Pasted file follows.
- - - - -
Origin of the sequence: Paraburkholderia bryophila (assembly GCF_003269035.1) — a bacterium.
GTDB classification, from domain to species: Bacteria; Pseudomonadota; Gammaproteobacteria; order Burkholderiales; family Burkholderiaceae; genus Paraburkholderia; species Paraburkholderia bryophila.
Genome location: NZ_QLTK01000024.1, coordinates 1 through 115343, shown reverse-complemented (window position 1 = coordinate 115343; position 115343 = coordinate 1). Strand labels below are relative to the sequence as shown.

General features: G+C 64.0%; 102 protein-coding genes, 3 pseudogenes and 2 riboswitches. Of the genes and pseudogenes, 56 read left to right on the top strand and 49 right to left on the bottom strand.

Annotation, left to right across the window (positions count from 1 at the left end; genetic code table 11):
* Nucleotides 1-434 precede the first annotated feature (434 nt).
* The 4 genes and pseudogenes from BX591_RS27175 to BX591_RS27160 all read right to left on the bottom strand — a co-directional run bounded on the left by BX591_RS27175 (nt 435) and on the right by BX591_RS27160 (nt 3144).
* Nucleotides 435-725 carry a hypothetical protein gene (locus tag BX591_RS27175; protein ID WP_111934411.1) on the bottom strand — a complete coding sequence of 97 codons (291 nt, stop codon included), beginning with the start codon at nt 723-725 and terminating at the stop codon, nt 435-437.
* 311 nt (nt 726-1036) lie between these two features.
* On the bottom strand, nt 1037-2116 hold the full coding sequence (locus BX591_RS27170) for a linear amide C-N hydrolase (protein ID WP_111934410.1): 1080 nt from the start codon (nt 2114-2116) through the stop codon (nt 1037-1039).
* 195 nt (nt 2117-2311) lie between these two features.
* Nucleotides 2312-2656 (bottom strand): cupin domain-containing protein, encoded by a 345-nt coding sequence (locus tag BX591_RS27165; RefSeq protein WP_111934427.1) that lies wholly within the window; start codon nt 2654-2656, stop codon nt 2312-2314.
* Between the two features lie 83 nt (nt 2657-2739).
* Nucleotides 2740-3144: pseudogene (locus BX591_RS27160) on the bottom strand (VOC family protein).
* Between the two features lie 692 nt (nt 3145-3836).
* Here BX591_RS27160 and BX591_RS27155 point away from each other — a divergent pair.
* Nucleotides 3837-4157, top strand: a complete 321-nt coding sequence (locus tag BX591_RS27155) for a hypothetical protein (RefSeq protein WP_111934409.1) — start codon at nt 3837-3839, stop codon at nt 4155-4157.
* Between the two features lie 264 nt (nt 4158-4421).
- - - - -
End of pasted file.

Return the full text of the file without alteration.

Origin of the sequence: Paraburkholderia bryophila (assembly GCF_003269035.1) — a bacterium.
GTDB classification, from domain to species: Bacteria; Pseudomonadota; Gammaproteobacteria; order Burkholderiales; family Burkholderiaceae; genus Paraburkholderia; species Paraburkholderia bryophila.
Genome location: NZ_QLTK01000024.1, coordinates 1 through 115343, shown reverse-complemented (window position 1 = coordinate 115343; position 115343 = coordinate 1). Strand labels below are relative to the sequence as shown.

General features: G+C 64.0%; 102 protein-coding genes, 3 pseudogenes and 2 riboswitches. Of the genes and pseudogenes, 56 read left to right on the top strand and 49 right to left on the bottom strand.

Annotation, left to right across the window (positions count from 1 at the left end; genetic code table 11):
* Nucleotides 1-434 precede the first annotated feature (434 nt).
* The 4 genes and pseudogenes from BX591_RS27175 to BX591_RS27160 all read right to left on the bottom strand — a co-directional run bounded on the left by BX591_RS27175 (nt 435) and on the right by BX591_RS27160 (nt 3144).
* Nucleotides 435-725 carry a hypothetical protein gene (locus tag BX591_RS27175; protein ID WP_111934411.1) on the bottom strand — a complete coding sequence of 97 codons (291 nt, stop codon included), beginning with the start codon at nt 723-725 and terminating at the stop codon, nt 435-437.
* 311 nt (nt 726-1036) lie between these two features.
* On the bottom strand, nt 1037-2116 hold the full coding sequence (locus BX591_RS27170) for a linear amide C-N hydrolase (protein ID WP_111934410.1): 1080 nt from the start codon (nt 2114-2116) through the stop codon (nt 1037-1039).
* 195 nt (nt 2117-2311) lie between these two features.
* Nucleotides 2312-2656 (bottom strand): cupin domain-containing protein, encoded by a 345-nt coding sequence (locus tag BX591_RS27165; RefSeq protein WP_111934427.1) that lies wholly within the window; start codon nt 2654-2656, stop codon nt 2312-2314.
* Between the two features lie 83 nt (nt 2657-2739).
* Nucleotides 2740-3144: pseudogene (locus BX591_RS27160) on the bottom strand (VOC family protein).
* Between the two features lie 692 nt (nt 3145-3836).
* Here BX591_RS27160 and BX591_RS27155 point away from each other — a divergent pair.
* Nucleotides 3837-4157, top strand: a complete 321-nt coding sequence (locus tag BX591_RS27155) for a hypothetical protein (RefSeq protein WP_111934409.1) — start codon at nt 3837-3839, stop codon at nt 4155-4157.
* Between the two features lie 264 nt (nt 4158-4421).